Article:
CHICAGO – The fourth-largest race by number of finishers worldwide, the Bank of America Chicago Marathon celebrated 41 years this Sunday, October 7th. Drawing an estimated 1.7 million spectators and over 40,000 runners from all 50 states and 100 plus countries, the Chicago Marathon helps raise millions of dollars for a variety of charities and causes.
This year’s winners were (men’s) Great Britain’s Mo Farah who came in at 2:05:11, and (women’s) Kenya’s Brigid Kosgei who came in at 2:18:35.
The race’s iconic course takes runners on a tour through 29 vibrant neighborhoods, including Chicago’s famous Greektown, which had double the reasons to celebrate this Greek tradition.
Equipped with handcrafted signs, a lively crowd gathered in the drizzle and rain to cheer on the thousands of runners who came down West Jackson Blvd., turning south on Halsted St. in the heart of Greektown.
“I have been cheering on our friends who run the marathon for years,” said Kathryn Logan, a spectator at Sunday’s event. “We follow them around the course at several spots, but Greektown is our favorite cheer spot,” she said.
The Greektown SSA manned a kiosk offering spectators a taste of Greece with mini Greek flags and complimentary coffee and cookies from Artopolis Cafe. They kept the runners going to the beat of loud and energetic Greek music that played throughout the day.
A long-distance race of 42.195 kilometers, the marathon commemorates the Greek soldier Pheidippides, who is said to have run the distance from Marathon to Athens to report victory in the Battle of Marathon (490BC) against the Persians, collapsing after relaying the message “chairete, nikomen.”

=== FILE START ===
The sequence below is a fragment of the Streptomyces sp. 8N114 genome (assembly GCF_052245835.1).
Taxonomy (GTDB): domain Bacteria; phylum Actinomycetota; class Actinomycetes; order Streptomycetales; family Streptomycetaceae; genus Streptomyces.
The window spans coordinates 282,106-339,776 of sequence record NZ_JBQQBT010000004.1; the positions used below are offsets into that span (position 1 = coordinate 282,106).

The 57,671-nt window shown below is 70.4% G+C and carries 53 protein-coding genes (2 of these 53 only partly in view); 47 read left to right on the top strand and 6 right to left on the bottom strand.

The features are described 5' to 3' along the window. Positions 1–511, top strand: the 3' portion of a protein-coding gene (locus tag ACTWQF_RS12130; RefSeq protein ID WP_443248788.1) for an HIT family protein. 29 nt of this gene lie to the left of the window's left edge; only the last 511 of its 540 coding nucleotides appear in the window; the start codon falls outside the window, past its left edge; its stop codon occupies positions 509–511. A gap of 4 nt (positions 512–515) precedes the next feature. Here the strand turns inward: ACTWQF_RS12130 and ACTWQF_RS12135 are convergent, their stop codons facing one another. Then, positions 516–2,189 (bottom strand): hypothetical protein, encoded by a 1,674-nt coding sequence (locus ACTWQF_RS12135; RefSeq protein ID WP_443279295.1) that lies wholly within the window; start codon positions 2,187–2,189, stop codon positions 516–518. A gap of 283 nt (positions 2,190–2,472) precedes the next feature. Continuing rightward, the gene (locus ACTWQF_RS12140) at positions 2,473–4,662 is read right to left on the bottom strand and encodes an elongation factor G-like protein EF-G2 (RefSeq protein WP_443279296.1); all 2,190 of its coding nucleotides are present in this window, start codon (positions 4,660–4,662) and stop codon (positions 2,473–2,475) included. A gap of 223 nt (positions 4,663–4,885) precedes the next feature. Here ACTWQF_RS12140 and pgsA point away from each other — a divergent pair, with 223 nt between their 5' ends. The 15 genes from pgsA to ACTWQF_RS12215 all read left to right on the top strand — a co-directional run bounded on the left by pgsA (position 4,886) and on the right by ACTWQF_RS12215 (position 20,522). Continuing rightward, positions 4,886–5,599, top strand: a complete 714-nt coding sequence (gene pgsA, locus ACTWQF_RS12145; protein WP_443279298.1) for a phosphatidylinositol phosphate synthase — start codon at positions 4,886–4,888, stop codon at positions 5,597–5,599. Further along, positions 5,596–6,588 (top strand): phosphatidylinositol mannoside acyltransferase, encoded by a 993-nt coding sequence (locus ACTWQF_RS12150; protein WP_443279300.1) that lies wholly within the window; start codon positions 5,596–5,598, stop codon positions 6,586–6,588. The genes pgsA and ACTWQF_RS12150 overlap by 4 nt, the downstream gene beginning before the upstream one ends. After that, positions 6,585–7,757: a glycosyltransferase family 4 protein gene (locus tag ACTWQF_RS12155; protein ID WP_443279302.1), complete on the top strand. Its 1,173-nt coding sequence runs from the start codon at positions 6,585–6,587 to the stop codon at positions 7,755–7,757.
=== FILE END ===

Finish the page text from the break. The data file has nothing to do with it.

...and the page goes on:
A sport included in the 1896 modern Olympics, the marathon is popular throughout the globe. The Chicago Marathon mirrors the Athens Authentic Marathon, which takes place in early November and attracts over 43,000 runners to a route throughout Athens that finishes at the Panathianaiko Stadium.
An highly anticipated annual event, this year’s marathon is expected to bring an estimated $338 million in economic impact to the city of Chicago and local businesses, according to an independent study by the University of Illinois at Urbana-Champaign.
“What started as a local race with a few thousand runners has grown into a world-class, environmentally responsible event and Chicago tradition for the city’s residents,” said Carey Pinkowski, Bank of America Chicago Marathon executive race director, according to a Bank of America release. “The marathon’s outsized impact on our city and community comes to life in what I like to call a 26.2 mile celebration of commitment, determination and passion for everyone involved.”
The marathon commences and finishes in Chicago’s beautiful Grant Park – a 319-acre public park located in the city’s central business district in the Loop Community area.
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